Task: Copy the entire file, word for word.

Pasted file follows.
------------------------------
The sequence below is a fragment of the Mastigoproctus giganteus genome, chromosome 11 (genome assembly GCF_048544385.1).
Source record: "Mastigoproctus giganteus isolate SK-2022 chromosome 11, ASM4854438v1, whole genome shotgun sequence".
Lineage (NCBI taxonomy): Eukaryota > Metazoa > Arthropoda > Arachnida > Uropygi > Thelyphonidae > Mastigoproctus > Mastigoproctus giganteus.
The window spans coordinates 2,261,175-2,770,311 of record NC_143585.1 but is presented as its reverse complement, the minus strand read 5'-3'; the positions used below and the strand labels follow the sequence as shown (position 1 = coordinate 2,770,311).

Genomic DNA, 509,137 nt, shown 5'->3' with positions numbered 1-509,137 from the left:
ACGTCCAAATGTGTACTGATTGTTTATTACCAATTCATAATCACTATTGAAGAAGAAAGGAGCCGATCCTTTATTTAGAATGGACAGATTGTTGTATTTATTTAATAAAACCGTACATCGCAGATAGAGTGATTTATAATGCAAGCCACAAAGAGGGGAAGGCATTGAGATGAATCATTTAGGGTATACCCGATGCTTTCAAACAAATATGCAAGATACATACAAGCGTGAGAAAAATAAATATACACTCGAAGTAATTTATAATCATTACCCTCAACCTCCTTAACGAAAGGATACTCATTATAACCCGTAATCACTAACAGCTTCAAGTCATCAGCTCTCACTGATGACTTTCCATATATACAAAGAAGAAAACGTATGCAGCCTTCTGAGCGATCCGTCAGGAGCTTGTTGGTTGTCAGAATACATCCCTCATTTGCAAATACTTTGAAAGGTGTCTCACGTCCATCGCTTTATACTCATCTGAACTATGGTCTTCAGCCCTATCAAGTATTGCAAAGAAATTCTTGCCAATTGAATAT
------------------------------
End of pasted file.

The sequence below is a fragment of the Mastigoproctus giganteus genome, chromosome 11 (genome assembly GCF_048544385.1).
Source record: "Mastigoproctus giganteus isolate SK-2022 chromosome 11, ASM4854438v1, whole genome shotgun sequence".
Lineage (NCBI taxonomy): Eukaryota > Metazoa > Arthropoda > Arachnida > Uropygi > Thelyphonidae > Mastigoproctus > Mastigoproctus giganteus.
The window spans coordinates 2,261,175-2,770,311 of record NC_143585.1 but is presented as its reverse complement, the minus strand read 5'-3'; the positions used below and the strand labels follow the sequence as shown (position 1 = coordinate 2,770,311).

Genomic DNA, 509,137 nt, shown 5'->3' with positions numbered 1-509,137 from the left:
ACGTCCAAATGTGTACTGATTGTTTATTACCAATTCATAATCACTATTGAAGAAGAAAGGAGCCGATCCTTTATTTAGAATGGACAGATTGTTGTATTTATTTAATAAAACCGTACATCGCAGATAGAGTGATTTATAATGCAAGCCACAAAGAGGGGAAGGCATTGAGATGAATCATTTAGGGTATACCCGATGCTTTCAAACAAATATGCAAGATACATACAAGCGTGAGAAAAATAAATATACACTCGAAGTAATTTATAATCATTACCCTCAACCTCCTTAACGAAAGGATACTCATTATAACCCGTAATCACTAACAGCTTCAAGTCATCAGCTCTCACTGATGACTTTCCATATATACAAAGAAGAAAACGTATGCAGCCTTCTGAGCGATCCGTCAGGAGCTTGTTGGTTGTCAGAATACATCCCTCATTTGCAAATACTTTGAAAGGTGTCTCACGTCCATCGCTTTATACTCATCTGAACTATGGTCTTCAGCCCTATCAAGTATTGCAAAGAAATTCTTGCCAATTGAATAT